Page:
Pacemakers have been used successfully in the treatment of slow heart rhythm disturbances for more than 50 years.
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What is a pacemaker?
Pacemakers have been used successfully in the treatment of slow heart rhythm disturbances for more than 50 years. Classical pacemaker systems consist of a device approximately the size of a matchbox, which contains a lithium battery and the electronic components, and leads, which connect the device to the right upper chamber (atrium) and/or the right lower chamber (ventricle). Pacemakers are used to monitor the heart rhythm and stimulate the heart if the heart rhythm is too slow (bradycardia). The patients do not feel this because it requires only a very weak current. The number of leads depends on the underlying heart rhythm disturbance.
Diseases treated with classical pacemaker systems include:
- Diseases of the sinus node (sick sinus syndrome). With these disorders, the function of the natural pulse generator of the heart, the sinus node, is disturbed.
- Disorders of the atrioventricular conduction (AV block). In these cases, the conduction of the electrical excitation between atrium and ventricle is disturbed.
Dizziness, shortness of breath, poor performance, and fainting spells are typical symptoms when the heartbeat is too slow.
How are pacemaker systems implanted?
Classical transvenous pacemakers are inserted below the clavicle into a tissue pocket under the skin or between the chest muscles under local anesthesia and the additional administration of sedatives. Under radioscopic monitoring, one pacemaker lead (single-chamber pacemaker) or two pacemaker leads (dual-chamber pacemaker) are advanced to the right heart through veins leading to the heart, where they are anchored at the cardiac membrane with a screw mechanism.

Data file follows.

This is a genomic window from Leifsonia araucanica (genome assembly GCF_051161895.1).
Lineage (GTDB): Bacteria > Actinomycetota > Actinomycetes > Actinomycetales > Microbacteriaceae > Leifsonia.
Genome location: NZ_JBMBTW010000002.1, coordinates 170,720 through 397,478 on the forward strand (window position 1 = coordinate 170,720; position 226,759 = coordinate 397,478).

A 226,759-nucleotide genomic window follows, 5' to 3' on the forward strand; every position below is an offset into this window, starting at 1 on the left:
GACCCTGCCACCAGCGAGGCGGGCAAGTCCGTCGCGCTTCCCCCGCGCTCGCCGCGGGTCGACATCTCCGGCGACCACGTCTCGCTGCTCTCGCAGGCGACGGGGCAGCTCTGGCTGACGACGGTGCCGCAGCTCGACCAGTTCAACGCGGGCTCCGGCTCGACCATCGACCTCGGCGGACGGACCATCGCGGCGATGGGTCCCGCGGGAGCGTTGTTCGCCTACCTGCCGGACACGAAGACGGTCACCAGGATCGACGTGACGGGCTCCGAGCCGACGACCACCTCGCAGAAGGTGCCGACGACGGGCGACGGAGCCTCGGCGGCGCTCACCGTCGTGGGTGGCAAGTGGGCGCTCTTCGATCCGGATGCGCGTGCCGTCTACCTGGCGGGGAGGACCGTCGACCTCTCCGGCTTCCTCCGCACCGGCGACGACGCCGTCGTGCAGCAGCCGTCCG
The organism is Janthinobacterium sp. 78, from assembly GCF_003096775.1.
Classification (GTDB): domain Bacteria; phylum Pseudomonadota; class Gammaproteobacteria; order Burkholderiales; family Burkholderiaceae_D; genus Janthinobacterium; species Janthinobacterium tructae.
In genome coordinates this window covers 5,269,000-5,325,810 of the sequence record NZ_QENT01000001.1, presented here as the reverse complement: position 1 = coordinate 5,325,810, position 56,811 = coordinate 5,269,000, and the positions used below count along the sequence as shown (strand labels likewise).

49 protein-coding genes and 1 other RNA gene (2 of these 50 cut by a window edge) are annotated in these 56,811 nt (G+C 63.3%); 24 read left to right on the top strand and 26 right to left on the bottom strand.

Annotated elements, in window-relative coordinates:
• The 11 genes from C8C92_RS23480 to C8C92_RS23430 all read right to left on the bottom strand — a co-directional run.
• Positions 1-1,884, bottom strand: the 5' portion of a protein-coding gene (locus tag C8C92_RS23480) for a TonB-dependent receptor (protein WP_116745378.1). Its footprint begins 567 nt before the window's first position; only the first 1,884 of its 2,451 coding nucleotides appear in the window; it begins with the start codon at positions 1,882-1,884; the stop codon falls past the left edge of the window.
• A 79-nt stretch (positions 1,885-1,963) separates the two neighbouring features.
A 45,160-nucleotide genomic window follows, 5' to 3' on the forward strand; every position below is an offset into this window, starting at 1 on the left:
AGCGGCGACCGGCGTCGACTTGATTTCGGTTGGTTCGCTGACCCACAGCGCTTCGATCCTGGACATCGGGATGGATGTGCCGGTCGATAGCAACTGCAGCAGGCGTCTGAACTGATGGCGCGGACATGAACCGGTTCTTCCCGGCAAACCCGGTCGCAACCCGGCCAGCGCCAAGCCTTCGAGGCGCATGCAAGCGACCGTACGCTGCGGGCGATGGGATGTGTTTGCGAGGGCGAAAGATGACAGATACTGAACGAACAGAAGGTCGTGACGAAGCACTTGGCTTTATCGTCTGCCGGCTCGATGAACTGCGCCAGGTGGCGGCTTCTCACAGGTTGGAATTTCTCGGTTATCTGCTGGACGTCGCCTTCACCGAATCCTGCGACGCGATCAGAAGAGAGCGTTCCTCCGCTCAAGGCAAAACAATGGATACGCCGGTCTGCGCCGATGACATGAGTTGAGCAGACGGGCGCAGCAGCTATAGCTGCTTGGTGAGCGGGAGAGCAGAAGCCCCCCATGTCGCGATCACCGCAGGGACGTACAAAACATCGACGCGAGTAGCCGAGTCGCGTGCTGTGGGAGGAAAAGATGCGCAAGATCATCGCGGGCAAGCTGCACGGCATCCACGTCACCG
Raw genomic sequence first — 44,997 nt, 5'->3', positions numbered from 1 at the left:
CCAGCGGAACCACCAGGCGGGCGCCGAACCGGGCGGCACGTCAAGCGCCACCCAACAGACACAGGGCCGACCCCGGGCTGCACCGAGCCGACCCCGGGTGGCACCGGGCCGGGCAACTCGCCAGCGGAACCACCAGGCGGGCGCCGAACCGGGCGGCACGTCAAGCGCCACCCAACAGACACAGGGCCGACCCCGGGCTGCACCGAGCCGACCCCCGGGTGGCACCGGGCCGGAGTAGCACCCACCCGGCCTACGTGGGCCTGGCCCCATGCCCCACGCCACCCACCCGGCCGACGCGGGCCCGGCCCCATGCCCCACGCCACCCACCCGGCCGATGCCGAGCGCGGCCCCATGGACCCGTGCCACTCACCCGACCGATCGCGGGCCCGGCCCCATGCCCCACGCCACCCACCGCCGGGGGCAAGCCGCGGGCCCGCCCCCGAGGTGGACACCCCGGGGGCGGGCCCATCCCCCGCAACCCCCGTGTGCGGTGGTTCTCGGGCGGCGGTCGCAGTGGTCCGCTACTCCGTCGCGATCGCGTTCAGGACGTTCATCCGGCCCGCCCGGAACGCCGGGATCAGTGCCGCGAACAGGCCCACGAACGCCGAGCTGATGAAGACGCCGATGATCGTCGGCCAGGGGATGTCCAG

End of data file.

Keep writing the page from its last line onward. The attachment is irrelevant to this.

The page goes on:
The first postoperative outpatient follow-up takes place at our pacemaker outpatient department after usually 4 to 6 weeks. Further follow-ups of the pacemaker systems are performed at fixed intervals (every 6 to 12 months) at our pacemaker outpatient department or at a colleague's medical practice.
Implantation of Leadless Pacemakers
What is a leadless pacemaker?
In contrast to conventional pacemakers, these pacemakers are implanted directly into the right ventricle as completely closed system and therefore do not need any leads. With a comparable battery lifetime, this innovative pacemaker system is much smaller than conventional pacemaker systems, which are about 10 times as large. However, the leadless pacemaker is only suitable for patients who only require pacing of the right ventricle. Leadless pacemakers with the option to pace in the atrium and the ventricle (comparable to a conventional dual-chamber pacemaker) are still being developed.
How are leadless pacemaker systems implanted?
The leadless pacemaker is anchored in the right ventricle under local anesthesia and additional administration of sedatives. Via access through a femoral vein, the complete system is pushed into the right heart over a catheter and implanted there. The follow-up of the pacemaker system take place at fixed intervals (every 6 to 12 months) at our pacemaker outpatient department or at a cardiologist's practice.